You have a fairly rabid following on Facebook and I see that you update and drop notes to people on the page. How important is new media to someone who so embraces such an Old Masters way of working?

Vital. I work all the time and hardly ever go out. I can't schmooze or booze or party my way on to the art scene because I'm too busy making art. Social networking sites have been a real boon for people like me, and I love hearing from fans and interacting with them. They give me perspective on what I'm doing and encourage me relentlessly. It's like having thousands of Jewish Mothers.

You've spoken frankly in the past about your sexual abuse as a child and your problems with alcohol. Do you have any advice to other artists who struggle to deal with similar issues?
I am wary of giving advice to anyone on such intensely personal matters. For me these things have been a weird sort of gift. I've been able to use my negative experiences to make art and to create instead of being destroyed by them. I've been extremely lucky.

Your pictures embrace the darker aspects of life--death, sickness, abuse--but also celebrate the embracing of the pain that flows from them. Can you explain why you're drawn to subject matter that so many people turn away from and why you think it's important?

My work has served as the repository for all my "Anti-Disney" feelings, ever since I was a child. I was very lucky to have had this outlet. I think I would have imploded otherwise. It's important for art to speak about the deeper aspects of life. I always receive much more insight about myself and my life after seeing/hearing/reading something that addresses profound questions or anxiety and fears. However...I see a lot of humor in life too and there is a ton of tongue-in-cheek in my work.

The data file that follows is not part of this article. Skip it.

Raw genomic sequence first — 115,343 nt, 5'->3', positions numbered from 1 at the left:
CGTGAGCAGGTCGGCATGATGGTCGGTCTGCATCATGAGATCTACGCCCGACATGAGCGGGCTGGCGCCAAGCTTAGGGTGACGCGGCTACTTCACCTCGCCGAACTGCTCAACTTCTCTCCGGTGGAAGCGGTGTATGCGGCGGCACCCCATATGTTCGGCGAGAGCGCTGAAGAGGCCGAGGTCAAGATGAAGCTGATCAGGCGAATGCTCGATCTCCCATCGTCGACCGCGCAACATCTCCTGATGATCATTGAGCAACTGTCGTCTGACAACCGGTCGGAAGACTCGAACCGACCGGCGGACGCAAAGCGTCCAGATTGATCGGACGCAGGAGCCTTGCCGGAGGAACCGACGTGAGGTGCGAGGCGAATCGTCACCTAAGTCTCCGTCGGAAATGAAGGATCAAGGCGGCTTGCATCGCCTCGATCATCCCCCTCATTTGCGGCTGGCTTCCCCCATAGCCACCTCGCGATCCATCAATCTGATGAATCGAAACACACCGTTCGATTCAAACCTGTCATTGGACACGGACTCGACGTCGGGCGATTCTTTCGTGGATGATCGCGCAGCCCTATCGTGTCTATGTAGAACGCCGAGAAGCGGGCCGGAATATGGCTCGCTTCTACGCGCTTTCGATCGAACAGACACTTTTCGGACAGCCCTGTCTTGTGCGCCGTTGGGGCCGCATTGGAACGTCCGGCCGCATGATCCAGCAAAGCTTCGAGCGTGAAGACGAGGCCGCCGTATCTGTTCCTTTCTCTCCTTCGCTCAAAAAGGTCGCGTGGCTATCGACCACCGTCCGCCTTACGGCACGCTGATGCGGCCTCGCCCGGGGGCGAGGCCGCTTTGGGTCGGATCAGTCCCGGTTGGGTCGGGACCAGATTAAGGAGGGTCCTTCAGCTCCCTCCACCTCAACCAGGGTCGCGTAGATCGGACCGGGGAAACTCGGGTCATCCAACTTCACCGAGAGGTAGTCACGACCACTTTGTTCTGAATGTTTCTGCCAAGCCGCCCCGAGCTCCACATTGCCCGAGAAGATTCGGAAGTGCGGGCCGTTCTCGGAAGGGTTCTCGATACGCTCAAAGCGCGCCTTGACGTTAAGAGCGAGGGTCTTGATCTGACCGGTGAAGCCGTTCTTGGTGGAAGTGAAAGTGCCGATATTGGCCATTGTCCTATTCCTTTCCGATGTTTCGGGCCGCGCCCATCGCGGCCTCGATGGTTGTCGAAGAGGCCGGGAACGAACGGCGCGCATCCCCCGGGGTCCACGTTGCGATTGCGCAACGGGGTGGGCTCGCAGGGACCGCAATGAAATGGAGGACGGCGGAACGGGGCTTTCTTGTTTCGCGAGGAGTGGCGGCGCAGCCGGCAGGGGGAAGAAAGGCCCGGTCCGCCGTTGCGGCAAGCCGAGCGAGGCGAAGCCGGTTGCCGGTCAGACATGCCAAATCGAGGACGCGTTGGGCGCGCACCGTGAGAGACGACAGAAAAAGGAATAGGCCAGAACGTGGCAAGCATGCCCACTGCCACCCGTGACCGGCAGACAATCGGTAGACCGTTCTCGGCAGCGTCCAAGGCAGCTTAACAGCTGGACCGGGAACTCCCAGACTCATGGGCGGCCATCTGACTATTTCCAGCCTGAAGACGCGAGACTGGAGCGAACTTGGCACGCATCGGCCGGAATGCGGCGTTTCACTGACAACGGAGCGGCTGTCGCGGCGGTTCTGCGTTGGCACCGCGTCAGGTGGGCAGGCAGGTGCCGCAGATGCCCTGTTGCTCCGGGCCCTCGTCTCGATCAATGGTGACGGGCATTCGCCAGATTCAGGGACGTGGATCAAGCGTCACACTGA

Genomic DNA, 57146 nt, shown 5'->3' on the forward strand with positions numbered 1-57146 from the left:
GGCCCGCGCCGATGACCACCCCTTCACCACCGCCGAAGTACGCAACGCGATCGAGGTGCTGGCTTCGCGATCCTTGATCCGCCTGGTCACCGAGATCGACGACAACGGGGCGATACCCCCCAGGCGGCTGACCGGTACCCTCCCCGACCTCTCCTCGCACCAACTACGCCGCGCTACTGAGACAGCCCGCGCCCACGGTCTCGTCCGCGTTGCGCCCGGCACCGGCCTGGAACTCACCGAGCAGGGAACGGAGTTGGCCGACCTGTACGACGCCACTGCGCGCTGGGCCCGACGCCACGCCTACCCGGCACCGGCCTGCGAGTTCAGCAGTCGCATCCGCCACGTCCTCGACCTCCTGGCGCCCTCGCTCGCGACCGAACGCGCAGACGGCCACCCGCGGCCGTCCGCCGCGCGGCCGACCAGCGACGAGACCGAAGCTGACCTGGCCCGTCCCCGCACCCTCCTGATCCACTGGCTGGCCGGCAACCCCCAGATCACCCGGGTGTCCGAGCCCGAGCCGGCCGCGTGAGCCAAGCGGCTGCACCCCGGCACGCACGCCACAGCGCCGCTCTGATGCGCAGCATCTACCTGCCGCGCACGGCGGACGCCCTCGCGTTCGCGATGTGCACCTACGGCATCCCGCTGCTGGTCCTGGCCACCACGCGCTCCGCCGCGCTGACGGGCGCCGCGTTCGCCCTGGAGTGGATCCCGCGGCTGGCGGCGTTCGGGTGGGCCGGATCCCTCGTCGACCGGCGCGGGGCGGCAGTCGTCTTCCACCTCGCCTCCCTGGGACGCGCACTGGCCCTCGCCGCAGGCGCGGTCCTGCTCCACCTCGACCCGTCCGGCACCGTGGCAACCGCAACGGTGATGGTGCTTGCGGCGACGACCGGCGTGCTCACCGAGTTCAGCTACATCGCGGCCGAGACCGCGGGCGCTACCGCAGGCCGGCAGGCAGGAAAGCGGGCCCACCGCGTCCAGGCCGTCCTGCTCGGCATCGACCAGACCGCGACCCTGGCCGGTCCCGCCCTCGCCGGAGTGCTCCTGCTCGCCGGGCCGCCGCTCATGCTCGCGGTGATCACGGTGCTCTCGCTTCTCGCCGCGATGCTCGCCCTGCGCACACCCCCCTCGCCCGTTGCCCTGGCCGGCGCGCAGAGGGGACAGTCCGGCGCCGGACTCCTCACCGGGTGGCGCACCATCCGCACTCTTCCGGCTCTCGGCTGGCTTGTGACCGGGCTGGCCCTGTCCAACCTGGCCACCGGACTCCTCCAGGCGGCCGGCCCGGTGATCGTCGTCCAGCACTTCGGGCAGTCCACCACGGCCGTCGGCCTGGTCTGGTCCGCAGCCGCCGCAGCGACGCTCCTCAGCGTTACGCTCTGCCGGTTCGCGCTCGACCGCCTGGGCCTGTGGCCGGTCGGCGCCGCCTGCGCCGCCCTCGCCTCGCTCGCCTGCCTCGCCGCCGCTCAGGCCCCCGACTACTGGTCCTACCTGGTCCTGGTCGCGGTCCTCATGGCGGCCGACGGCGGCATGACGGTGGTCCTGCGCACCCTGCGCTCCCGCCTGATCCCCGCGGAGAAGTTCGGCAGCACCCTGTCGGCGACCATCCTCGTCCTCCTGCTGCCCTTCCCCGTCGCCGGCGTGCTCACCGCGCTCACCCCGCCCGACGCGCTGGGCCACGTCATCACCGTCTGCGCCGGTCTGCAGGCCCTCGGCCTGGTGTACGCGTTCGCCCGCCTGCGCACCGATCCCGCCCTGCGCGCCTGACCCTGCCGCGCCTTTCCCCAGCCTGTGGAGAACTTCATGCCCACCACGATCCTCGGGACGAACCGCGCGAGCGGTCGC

What scares you?


You read a lot, on a variety of subjects. You're on a desert island and you get five books....which would they be? Ha! That's a tough question. I have phases I go through where I read on one specific topic for a while. At the moment I'm only reading pop science books on quantum physics (yes it sounds nerdy, but if it's any consolation it fries my brain). If I pull 5 immediately up out of my proverbial hat, they would be: "The Tao of Physics" by Fritjov Capra, "The Uses of Enchantment" by Bruno Bettleheim, "Villette" by Charlotte Bronte, "The Golden Bough" by James Frazer, and a survival guide for desert islands.

You're gay, a woman, Jewish: How do you feel that these labels have helped/hurt you in your career? If anything I've tried to avoid those labels and any others that crop up. My art work is not about my gender, my sexuality, or my (lack of) religion... it's about being human, being alive and living in the 21st century. I hope that anyone who sees my work can relate to it.

Three images that describe how you feel about Orange County? Sunshine, smiling friendly faces, and endless sky... obviously not inspirational for my work, but wonderful for my Being.

the extraordinary drawings of Laurie Lipton is published by beinArt Publishing. Hardcover, 95 pages. $39. "Weapons of Mass Delusions" is at Grand Central Art Center in Santa Ana through June 13. Free.